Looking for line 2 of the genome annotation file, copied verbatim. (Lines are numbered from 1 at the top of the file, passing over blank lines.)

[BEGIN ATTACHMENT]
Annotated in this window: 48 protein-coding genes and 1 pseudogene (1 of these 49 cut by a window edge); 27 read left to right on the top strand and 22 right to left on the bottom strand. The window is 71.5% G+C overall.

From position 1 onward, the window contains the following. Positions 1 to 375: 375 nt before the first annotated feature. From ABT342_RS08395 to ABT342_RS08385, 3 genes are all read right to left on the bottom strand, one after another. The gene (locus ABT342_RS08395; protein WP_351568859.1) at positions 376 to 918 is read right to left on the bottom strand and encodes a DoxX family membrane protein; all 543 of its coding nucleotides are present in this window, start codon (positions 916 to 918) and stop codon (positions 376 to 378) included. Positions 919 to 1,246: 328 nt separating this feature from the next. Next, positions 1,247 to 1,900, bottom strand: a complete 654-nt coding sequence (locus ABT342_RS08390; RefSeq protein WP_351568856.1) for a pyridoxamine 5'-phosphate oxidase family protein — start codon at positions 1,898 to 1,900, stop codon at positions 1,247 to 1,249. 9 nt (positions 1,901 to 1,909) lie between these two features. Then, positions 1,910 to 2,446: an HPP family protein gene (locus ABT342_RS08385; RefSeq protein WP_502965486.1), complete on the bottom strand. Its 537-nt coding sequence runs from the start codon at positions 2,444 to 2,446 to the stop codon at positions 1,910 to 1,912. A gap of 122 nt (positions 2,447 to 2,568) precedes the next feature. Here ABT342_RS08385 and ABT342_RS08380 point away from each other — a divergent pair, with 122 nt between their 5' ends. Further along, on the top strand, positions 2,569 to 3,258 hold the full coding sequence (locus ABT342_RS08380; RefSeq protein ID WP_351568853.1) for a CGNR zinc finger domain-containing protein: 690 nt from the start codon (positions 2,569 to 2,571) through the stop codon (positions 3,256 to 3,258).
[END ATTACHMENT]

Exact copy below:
From position 1 onward, the window contains the following. Positions 1 to 375: 375 nt before the first annotated feature. From ABT342_RS08395 to ABT342_RS08385, 3 genes are all read right to left on the bottom strand, one after another. The gene (locus ABT342_RS08395; protein WP_351568859.1) at positions 376 to 918 is read right to left on the bottom strand and encodes a DoxX family membrane protein; all 543 of its coding nucleotides are present in this window, start codon (positions 916 to 918) and stop codon (positions 376 to 378) included. Positions 919 to 1,246: 328 nt separating this feature from the next. Next, positions 1,247 to 1,900, bottom strand: a complete 654-nt coding sequence (locus ABT342_RS08390; RefSeq protein WP_351568856.1) for a pyridoxamine 5'-phosphate oxidase family protein — start codon at positions 1,898 to 1,900, stop codon at positions 1,247 to 1,249. 9 nt (positions 1,901 to 1,909) lie between these two features. Then, positions 1,910 to 2,446: an HPP family protein gene (locus ABT342_RS08385; RefSeq protein WP_502965486.1), complete on the bottom strand. Its 537-nt coding sequence runs from the start codon at positions 2,444 to 2,446 to the stop codon at positions 1,910 to 1,912. A gap of 122 nt (positions 2,447 to 2,568) precedes the next feature. Here ABT342_RS08385 and ABT342_RS08380 point away from each other — a divergent pair, with 122 nt between their 5' ends. Further along, on the top strand, positions 2,569 to 3,258 hold the full coding sequence (locus ABT342_RS08380; RefSeq protein ID WP_351568853.1) for a CGNR zinc finger domain-containing protein: 690 nt from the start codon (positions 2,569 to 2,571) through the stop codon (positions 3,256 to 3,258).